If you live in a part of the country where blacklegged ticks are an issue, you need to know the proper precautions you should be taking to avoid contracting Lyme disease. Most notably a problem in the Northeast (Maine through Virginia), northern central states (particularly Wisconsin and Minnesota), and on the West Coast, these little insects can transmit a bacterial infection to you without your ever knowing you’ve been bitten. That’s why it’s so important to be informed about what you can do to avoid contracting this uncomfortable and possibly chronic condition. While the disease itself can be treated in early stages, if left unchecked it can lead to more serious problems. Most people are familiar with the “bulls-eye” rash that is a telltale indicator of Lyme disease, but not everyone actually develops that symptom. The best way to avoid getting Lyme disease is through prevention; here are some tips on how to keep yourself, your family, and your home safe from ticks.
Know Their Environment
Ticks have particular conditions they just love to be in, and when you know what areas put you at higher risk for coming into contact with ticks, you’ll know to avoid them. Wooded and/or grassy areas, even those in an urban environment, are favorites for ticks, especially if they’re moist and shaded from the sun. Just by brushing up against low-lying vegetation or walking through leaf litter in such an area, you can end up with a tick on your skin, clothes, or bag. Avoid areas like these as much as possible once the weather turns warmer, but if you have to be in one, be sure to take extra precautions.
Clean Up Yours
It’s not just hikers and outdoor enthusiasts who are at risk of getting bit by a tick and contracting Lyme disease; you can easily pick up a tick while gardening or hanging out in your own yard. Make your landscape as inhospitable as possible to these little critters, particularly those areas close to patios and play areas, by keeping your yard free of leaves and other vegetative debris, clearing away brush or heavy weeds, and keeping low-lying vegetation away from paths and other commonly used areas. Mow your lawn regularly and get rid of old furniture or other garbage that may become a hideout for ticks. Deer and ticks go hand in hand, so discourage deer from feeding in your yard as much as possible. If ticks are a particular problem in your yard, consider talking to a pest-control expert about treating your yard with a chemical deterrent.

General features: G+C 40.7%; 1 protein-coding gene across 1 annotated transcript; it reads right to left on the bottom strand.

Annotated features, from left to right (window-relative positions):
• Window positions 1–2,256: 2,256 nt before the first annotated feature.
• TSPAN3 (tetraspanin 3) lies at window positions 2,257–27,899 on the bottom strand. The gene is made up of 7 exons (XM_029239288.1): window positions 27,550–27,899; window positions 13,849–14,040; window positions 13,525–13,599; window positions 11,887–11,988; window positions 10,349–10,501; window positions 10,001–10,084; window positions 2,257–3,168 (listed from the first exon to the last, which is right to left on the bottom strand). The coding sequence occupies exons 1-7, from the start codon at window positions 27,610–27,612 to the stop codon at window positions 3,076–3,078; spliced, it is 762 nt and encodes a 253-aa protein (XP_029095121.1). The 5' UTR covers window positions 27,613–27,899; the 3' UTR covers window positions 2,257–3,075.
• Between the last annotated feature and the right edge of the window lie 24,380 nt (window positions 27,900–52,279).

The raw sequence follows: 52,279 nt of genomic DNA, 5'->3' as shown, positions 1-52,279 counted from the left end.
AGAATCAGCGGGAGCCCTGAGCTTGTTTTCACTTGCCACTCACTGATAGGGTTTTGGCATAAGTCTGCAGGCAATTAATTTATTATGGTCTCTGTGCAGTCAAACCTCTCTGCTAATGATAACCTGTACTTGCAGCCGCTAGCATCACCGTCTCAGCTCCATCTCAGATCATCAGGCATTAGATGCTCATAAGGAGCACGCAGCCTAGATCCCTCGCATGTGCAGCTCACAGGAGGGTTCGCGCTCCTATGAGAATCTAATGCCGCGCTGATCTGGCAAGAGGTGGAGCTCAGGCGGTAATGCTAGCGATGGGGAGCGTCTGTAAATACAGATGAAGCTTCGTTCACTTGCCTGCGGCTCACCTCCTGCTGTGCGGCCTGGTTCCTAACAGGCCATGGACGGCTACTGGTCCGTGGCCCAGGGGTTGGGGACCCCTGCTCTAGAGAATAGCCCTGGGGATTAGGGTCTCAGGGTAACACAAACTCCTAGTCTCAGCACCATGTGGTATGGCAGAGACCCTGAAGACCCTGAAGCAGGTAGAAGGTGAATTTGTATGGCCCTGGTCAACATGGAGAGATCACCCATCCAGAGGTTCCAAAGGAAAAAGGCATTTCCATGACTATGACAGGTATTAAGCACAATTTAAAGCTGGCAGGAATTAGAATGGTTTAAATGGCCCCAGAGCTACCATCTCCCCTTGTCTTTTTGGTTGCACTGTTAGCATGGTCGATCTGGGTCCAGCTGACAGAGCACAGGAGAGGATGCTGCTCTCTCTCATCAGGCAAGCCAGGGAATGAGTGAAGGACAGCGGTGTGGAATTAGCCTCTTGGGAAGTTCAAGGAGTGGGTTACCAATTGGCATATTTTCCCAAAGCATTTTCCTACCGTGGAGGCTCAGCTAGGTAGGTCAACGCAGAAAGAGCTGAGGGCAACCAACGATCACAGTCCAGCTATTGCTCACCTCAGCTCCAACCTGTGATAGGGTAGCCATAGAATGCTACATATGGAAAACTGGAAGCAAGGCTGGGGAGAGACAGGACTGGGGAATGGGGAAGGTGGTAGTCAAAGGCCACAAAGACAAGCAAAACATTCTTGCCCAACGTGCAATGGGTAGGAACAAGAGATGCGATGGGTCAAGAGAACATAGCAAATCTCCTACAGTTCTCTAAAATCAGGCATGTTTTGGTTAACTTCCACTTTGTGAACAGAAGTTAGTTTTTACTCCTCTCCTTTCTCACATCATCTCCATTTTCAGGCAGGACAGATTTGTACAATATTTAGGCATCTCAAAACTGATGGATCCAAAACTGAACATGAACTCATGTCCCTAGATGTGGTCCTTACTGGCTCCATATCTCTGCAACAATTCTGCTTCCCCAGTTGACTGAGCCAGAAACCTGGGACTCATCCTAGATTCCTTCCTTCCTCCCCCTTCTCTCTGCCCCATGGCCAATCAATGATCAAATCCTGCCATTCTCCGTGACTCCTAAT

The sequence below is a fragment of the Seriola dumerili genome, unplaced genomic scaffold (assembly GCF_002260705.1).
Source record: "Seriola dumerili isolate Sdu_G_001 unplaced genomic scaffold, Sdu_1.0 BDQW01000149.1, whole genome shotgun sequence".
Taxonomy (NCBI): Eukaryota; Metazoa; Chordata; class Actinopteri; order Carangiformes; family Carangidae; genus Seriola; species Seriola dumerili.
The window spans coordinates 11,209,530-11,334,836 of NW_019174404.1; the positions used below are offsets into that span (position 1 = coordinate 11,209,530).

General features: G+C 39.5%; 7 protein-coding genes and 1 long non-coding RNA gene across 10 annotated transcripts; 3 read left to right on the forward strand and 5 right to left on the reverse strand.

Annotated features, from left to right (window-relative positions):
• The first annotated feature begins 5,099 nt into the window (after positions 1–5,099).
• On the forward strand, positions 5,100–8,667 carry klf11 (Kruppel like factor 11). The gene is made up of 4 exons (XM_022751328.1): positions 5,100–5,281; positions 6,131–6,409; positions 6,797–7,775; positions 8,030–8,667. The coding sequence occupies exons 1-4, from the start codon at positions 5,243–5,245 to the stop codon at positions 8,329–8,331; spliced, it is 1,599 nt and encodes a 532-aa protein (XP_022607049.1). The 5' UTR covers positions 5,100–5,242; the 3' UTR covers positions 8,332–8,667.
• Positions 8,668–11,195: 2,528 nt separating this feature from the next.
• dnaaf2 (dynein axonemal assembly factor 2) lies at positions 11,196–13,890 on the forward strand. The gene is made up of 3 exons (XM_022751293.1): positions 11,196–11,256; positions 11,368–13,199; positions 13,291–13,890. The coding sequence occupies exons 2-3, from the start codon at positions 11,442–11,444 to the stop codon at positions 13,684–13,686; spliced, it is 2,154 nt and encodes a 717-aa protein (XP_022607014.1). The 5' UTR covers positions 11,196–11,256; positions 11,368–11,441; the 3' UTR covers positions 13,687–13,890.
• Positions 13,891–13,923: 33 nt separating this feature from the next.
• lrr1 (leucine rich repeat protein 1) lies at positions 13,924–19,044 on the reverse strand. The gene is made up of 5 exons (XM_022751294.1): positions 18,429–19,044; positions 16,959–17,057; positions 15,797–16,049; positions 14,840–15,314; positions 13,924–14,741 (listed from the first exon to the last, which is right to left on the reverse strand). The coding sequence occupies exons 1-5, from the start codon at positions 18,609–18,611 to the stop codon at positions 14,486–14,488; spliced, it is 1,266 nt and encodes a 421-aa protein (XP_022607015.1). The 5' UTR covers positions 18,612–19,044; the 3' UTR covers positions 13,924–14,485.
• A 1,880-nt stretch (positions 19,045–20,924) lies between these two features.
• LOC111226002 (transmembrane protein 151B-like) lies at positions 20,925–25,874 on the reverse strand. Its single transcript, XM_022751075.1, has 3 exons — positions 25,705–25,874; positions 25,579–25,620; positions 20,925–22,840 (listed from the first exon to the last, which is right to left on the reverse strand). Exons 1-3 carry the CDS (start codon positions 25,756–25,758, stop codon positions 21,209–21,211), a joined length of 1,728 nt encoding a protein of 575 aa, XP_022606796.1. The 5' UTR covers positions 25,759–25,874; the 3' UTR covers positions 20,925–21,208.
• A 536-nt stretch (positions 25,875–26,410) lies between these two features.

Using an insect repellent that contains DEET can help to keep the ticks away. Apply the repellent to exposed skin and/or clothing according to the manufacturer’s directions. Adults may want to apply insect repellents for children rather than allowing them to do it themselves, taking care to avoid contact with eyes, nose, or mouth. Reduce the amount of exposed skin by wearing long sleeved shirts, long pants, socks, and shoes or boots when you know you’re going to be in an area where ticks may be present. Wear light-colored clothing to make ticks easier to spot, and tuck your pants into your socks to prevent them from travelling up the cuff and onto your skin.
After you’ve been outdoors in an area that may have ticks, perform a thorough check of your clothing, gear, and body. Search yourself and your children (use a hand mirror, if necessary) paying special attention to warm, moist areas such as the underarms, belly button, waist, between the legs, any area that has hair, and the area in and around ears. Place clothing in a dryer that’s set on high heat to kill any ticks that may have gotten on them.
Check Your Pets
Pets are another way ticks can get into your home and then onto your skin, allowing them to bite and transmit Lyme disease. Check cats and dogs thoroughly after they’ve been outdoors and immediately remove and dispose of any ticks you find. Ask your veterinarian about available treatments to repel ticks from your animal’s fur and skin.
If you do find a tick on yourself, remove it immediately. If you detect and remove the tick within 24 hours of being bitten, your chances of developing Lyme disease are extremely small. Use fine tipped tweezers to grasp the tick as close to your skin as possible, then pull directly upward in one steady motion. Don’t jerk or twist, which can cause parts to break off below the skin’s surface. If a portion of the tick remains, don’t overreact; remove what you can with the tweezers, then let the area heal. Clean the area and your hands with rubbing alcohol, iodine or soap and water. Don’t use nail polish, a match, petroleum jelly, or other unorthodox methods to remove ticks. Keep an eye on the area and visit a doctor if you develop a rash, fever, or flu-like symptoms.